The determiners

Interestingly, if you take the determiners “every,” “each,” and “any” and place them before a noun, the final result is still a singular noun that takes a singular verb.



Every person on this floor is a football player.

Again, even though we are talking about more than one person, the noun is treated as a singular noun, which is why it is followed by the singular “is” instead of the plural “are.”


Any cinephile has watched “Gone With the Wind.”

Each number represents the success rate of the different groups.


Are there any cases where “everyone” is followed by “have”?

In the traditional sense, “everyone” is never followed by “have.”

However, there are a few unique constructions where this rule may be broken. Let’s take a look at some of them.


When using the imperative

Anytime you use the imperative form, i.e. give someone an order, you use the plural form of the verb.

It doesn’t matter whether you are talking to a single individual or a large group of people, you still use the plural form.



Read the book.

Whereas the singular form is “reads,” we use here the plural form of “read,” the same plural form found in “we read the book.”


Now, if you were to use the word “everyone,” this is how it would look.


Everyone, have a seat.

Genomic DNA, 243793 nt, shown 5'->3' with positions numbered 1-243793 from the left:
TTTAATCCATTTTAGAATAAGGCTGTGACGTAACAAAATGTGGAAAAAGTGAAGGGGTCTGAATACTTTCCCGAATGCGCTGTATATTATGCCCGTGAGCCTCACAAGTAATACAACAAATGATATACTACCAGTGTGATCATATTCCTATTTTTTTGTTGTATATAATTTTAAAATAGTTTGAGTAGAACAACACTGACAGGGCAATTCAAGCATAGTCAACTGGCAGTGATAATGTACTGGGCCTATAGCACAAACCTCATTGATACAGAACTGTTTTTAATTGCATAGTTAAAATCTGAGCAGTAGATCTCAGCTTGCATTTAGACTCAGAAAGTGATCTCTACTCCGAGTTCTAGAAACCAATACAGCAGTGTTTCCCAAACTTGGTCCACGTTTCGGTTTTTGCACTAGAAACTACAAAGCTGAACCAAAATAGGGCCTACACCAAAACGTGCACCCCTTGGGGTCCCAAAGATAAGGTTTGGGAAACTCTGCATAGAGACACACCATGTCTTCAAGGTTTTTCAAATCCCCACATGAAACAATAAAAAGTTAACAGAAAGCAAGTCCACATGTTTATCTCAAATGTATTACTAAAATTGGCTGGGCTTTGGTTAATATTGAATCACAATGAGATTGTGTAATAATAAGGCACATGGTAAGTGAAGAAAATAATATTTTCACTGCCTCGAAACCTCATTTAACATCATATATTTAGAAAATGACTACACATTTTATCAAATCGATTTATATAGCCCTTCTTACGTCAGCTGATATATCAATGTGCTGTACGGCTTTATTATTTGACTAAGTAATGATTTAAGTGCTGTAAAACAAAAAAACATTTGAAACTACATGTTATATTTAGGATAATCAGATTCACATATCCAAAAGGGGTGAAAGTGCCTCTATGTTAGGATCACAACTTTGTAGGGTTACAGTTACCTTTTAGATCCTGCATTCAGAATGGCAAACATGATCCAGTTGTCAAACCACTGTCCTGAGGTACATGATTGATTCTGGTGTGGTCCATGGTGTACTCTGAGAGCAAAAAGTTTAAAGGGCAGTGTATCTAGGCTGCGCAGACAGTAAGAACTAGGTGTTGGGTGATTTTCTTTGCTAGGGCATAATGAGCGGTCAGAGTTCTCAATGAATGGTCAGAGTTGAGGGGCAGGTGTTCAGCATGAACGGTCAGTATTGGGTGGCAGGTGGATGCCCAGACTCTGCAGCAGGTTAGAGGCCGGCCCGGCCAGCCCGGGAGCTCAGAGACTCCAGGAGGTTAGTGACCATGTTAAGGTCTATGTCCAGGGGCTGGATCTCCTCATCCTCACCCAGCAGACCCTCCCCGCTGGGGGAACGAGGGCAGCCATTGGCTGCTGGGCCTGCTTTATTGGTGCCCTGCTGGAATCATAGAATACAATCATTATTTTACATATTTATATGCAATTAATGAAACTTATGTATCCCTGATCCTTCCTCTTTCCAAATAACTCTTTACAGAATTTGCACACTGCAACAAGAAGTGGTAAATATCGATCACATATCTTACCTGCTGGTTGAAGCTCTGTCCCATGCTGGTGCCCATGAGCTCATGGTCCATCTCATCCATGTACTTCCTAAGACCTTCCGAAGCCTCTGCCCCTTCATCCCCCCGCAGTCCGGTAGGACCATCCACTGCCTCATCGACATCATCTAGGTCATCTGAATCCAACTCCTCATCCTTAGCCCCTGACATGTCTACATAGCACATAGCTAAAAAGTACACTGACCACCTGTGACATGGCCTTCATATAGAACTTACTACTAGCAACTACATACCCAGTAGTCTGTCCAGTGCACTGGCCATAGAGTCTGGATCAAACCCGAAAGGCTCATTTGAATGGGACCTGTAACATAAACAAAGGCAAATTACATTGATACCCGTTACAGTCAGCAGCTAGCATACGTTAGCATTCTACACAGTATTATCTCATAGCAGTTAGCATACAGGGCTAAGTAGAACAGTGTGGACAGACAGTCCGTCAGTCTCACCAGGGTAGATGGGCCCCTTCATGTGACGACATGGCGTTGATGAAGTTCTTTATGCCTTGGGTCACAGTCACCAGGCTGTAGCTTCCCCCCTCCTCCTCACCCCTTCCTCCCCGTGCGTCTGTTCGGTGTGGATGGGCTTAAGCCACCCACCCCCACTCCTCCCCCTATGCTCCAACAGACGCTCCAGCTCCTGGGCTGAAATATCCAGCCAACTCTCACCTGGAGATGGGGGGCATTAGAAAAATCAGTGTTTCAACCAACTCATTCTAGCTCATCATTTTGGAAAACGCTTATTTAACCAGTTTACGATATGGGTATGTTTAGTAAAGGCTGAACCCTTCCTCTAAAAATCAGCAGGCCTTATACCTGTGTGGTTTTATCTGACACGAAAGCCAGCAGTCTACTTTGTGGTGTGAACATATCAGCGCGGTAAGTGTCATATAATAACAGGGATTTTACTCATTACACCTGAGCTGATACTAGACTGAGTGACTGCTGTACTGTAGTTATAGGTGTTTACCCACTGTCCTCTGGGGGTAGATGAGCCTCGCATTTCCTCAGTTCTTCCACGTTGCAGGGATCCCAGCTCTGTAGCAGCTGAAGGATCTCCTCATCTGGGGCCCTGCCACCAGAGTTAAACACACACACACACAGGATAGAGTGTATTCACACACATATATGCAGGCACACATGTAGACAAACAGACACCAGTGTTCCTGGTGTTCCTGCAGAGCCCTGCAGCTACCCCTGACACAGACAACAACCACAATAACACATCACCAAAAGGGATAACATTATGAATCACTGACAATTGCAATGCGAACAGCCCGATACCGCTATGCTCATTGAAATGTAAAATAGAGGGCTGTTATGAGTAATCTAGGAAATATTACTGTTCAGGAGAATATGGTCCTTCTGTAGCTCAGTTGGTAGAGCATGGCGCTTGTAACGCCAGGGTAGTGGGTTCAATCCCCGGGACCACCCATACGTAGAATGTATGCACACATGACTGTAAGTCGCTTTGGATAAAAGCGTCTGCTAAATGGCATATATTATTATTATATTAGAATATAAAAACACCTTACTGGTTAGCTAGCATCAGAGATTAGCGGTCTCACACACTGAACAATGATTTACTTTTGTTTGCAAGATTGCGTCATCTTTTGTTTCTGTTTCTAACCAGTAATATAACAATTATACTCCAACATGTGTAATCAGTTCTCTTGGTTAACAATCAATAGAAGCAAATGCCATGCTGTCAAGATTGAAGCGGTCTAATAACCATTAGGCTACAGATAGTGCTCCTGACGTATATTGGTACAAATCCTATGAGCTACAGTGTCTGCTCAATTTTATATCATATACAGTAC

You’ll notice that “everyone” is separated from the verb “have” by a comma. Nevertheless, the indefinite pronoun is technically followed by the plural form of the verb.


When using “could have,” “would have,” and “should have”

“Could have,” “would have,” and “should have” are three constructions used to talk about imaginary scenarios.

“Could have” is used to discuss things that might have been possible in the past or thing you might have been able to do, but that is no longer the case.

“Should have” is used to refer to something that would have been advantageous to do in the past, yet you failed to do it for some reason.

“Would have” can either be used with the third conditional or when talking about something you wanted to do in the past but never got around to.



I should have fought harder to win the match.

We would have called you had we known you were interested.

He could have stopped the trial anytime he wanted to.


Now, when using these constructions with a question, you put the modal verbs, “could,” “should,” and “would,” at the beginning of the sentence. Then, you sandwich the subject between the modal verb and the verb “have.”



Would he have done anything differently had he known the outcome?

Should I have called before coming over?

You should now be able to see why this presents another case where “everyone” will be followed by “have” instead of “has.”


Could everyone have a seat?

In the above sentence, “have” is part of the construction “could have.” It is worth noting that this applies in both cases where “could have” is followed by the past participle of another verb and where it isn’t.


Could everyone have done better in their exams had they had more time to study?